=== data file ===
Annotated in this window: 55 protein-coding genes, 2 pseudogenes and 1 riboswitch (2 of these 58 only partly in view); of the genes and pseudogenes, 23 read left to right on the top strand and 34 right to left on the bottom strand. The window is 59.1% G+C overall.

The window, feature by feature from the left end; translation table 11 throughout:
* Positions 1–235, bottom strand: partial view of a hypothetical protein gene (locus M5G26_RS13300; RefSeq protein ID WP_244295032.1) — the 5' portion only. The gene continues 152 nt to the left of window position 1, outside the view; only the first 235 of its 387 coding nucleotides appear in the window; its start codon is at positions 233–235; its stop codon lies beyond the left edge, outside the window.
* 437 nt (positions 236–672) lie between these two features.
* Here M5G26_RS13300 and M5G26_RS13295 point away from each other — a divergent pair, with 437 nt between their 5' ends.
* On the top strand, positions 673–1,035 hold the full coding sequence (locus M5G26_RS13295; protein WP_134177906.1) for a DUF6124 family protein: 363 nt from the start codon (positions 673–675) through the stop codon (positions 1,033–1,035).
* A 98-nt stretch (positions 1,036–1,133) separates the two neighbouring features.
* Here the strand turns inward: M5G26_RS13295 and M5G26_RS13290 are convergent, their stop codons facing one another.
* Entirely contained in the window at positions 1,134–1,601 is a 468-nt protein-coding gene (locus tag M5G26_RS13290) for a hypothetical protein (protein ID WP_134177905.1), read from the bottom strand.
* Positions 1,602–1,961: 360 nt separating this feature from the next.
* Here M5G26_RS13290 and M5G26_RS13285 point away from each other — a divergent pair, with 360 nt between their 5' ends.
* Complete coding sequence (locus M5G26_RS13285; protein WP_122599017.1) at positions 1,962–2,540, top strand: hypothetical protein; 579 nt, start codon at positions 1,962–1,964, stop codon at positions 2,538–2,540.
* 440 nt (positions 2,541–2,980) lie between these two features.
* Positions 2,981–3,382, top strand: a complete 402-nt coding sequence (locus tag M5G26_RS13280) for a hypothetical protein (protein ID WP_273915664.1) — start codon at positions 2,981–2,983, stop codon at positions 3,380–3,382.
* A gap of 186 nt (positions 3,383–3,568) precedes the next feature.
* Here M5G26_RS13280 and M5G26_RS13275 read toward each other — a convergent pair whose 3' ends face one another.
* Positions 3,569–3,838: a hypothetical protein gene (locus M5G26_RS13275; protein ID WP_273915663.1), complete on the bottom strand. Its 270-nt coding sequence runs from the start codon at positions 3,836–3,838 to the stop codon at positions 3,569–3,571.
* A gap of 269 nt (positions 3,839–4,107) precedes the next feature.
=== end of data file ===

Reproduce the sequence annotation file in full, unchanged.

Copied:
Annotated in this window: 55 protein-coding genes, 2 pseudogenes and 1 riboswitch (2 of these 58 only partly in view); of the genes and pseudogenes, 23 read left to right on the top strand and 34 right to left on the bottom strand. The window is 59.1% G+C overall.

The window, feature by feature from the left end; translation table 11 throughout:
* Positions 1–235, bottom strand: partial view of a hypothetical protein gene (locus M5G26_RS13300; RefSeq protein ID WP_244295032.1) — the 5' portion only. The gene continues 152 nt to the left of window position 1, outside the view; only the first 235 of its 387 coding nucleotides appear in the window; its start codon is at positions 233–235; its stop codon lies beyond the left edge, outside the window.
* 437 nt (positions 236–672) lie between these two features.
* Here M5G26_RS13300 and M5G26_RS13295 point away from each other — a divergent pair, with 437 nt between their 5' ends.
* On the top strand, positions 673–1,035 hold the full coding sequence (locus M5G26_RS13295; protein WP_134177906.1) for a DUF6124 family protein: 363 nt from the start codon (positions 673–675) through the stop codon (positions 1,033–1,035).
* A 98-nt stretch (positions 1,036–1,133) separates the two neighbouring features.
* Here the strand turns inward: M5G26_RS13295 and M5G26_RS13290 are convergent, their stop codons facing one another.
* Entirely contained in the window at positions 1,134–1,601 is a 468-nt protein-coding gene (locus tag M5G26_RS13290) for a hypothetical protein (protein ID WP_134177905.1), read from the bottom strand.
* Positions 1,602–1,961: 360 nt separating this feature from the next.
* Here M5G26_RS13290 and M5G26_RS13285 point away from each other — a divergent pair, with 360 nt between their 5' ends.
* Complete coding sequence (locus M5G26_RS13285; protein WP_122599017.1) at positions 1,962–2,540, top strand: hypothetical protein; 579 nt, start codon at positions 1,962–1,964, stop codon at positions 2,538–2,540.
* 440 nt (positions 2,541–2,980) lie between these two features.
* Positions 2,981–3,382, top strand: a complete 402-nt coding sequence (locus tag M5G26_RS13280) for a hypothetical protein (protein ID WP_273915664.1) — start codon at positions 2,981–2,983, stop codon at positions 3,380–3,382.
* A gap of 186 nt (positions 3,383–3,568) precedes the next feature.
* Here M5G26_RS13280 and M5G26_RS13275 read toward each other — a convergent pair whose 3' ends face one another.
* Positions 3,569–3,838: a hypothetical protein gene (locus M5G26_RS13275; protein ID WP_273915663.1), complete on the bottom strand. Its 270-nt coding sequence runs from the start codon at positions 3,836–3,838 to the stop codon at positions 3,569–3,571.
* A gap of 269 nt (positions 3,839–4,107) precedes the next feature.